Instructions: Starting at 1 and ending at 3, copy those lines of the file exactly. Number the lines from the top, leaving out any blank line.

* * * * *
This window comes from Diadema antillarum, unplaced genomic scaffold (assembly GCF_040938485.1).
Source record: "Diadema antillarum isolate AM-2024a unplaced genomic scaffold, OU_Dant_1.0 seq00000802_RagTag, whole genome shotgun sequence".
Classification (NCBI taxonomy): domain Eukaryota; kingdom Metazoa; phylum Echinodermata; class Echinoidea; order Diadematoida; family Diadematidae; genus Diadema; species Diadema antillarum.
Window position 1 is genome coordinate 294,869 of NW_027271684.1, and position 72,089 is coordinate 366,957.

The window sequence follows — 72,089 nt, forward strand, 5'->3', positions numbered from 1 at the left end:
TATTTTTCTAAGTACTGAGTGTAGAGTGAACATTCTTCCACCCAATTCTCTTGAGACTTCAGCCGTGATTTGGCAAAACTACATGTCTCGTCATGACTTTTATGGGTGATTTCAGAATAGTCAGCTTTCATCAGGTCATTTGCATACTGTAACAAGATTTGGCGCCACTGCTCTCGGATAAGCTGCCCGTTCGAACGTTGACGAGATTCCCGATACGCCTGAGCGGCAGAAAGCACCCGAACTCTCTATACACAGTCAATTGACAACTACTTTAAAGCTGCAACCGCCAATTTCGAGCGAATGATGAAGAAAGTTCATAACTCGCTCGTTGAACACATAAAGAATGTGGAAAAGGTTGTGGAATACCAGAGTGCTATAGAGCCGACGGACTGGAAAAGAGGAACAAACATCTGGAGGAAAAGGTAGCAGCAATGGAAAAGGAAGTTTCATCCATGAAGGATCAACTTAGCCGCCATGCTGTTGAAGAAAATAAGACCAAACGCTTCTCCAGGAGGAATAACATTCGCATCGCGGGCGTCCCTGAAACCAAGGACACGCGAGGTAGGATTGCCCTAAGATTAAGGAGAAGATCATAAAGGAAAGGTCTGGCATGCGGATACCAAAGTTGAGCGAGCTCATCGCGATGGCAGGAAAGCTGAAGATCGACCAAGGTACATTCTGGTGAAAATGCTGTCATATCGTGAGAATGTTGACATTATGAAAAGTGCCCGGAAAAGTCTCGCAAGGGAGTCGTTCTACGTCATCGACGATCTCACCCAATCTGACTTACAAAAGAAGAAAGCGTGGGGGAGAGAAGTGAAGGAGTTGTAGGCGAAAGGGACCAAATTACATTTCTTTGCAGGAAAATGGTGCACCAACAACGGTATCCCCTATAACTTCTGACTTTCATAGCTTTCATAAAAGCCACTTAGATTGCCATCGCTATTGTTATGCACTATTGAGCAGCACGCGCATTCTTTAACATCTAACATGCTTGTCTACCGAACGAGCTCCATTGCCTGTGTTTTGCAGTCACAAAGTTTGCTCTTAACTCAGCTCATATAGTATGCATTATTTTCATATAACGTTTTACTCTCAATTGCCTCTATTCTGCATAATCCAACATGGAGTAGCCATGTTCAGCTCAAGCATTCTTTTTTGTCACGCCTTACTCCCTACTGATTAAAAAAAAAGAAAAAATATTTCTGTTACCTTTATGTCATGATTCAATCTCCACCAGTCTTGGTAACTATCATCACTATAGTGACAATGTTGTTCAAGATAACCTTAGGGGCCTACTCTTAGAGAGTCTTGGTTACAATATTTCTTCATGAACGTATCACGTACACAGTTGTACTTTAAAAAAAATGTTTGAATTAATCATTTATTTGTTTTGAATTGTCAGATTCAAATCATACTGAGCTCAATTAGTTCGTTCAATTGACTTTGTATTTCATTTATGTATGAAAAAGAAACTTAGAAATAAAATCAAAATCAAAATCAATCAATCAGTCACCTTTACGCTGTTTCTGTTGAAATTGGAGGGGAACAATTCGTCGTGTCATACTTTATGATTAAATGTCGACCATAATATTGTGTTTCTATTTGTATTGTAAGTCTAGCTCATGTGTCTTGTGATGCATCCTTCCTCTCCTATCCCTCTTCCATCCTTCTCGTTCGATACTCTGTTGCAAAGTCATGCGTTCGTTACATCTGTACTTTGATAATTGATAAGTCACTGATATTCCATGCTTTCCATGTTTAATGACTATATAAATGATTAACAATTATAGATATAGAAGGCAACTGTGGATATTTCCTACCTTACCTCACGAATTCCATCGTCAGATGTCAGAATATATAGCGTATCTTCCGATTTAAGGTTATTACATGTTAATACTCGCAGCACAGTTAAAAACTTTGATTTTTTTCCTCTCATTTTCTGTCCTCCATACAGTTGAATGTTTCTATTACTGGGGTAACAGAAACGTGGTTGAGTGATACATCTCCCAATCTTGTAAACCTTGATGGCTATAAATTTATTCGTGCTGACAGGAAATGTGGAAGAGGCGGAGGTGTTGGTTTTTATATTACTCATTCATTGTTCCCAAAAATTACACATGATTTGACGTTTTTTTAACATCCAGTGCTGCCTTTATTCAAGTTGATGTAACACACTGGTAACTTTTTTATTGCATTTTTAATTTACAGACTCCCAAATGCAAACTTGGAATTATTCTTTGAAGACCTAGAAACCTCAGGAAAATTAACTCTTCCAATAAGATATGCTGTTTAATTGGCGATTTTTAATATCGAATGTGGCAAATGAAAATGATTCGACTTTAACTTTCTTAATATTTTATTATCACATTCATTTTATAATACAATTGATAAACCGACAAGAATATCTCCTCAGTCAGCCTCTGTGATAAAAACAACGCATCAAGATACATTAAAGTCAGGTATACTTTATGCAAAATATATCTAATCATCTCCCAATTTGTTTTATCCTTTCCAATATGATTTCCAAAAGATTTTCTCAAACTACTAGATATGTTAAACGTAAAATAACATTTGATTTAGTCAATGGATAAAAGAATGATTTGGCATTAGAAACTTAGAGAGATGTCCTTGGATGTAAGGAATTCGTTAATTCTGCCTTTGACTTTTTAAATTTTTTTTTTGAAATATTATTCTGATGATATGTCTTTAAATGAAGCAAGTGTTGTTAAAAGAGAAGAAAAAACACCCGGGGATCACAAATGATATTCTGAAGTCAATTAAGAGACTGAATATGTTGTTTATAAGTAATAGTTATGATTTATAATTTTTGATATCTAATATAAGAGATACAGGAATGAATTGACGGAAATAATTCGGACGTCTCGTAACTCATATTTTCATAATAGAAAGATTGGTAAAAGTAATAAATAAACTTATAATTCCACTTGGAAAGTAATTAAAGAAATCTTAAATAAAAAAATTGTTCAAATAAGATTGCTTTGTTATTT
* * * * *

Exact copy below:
This window comes from Diadema antillarum, unplaced genomic scaffold (assembly GCF_040938485.1).
Source record: "Diadema antillarum isolate AM-2024a unplaced genomic scaffold, OU_Dant_1.0 seq00000802_RagTag, whole genome shotgun sequence".
Classification (NCBI taxonomy): domain Eukaryota; kingdom Metazoa; phylum Echinodermata; class Echinoidea; order Diadematoida; family Diadematidae; genus Diadema; species Diadema antillarum.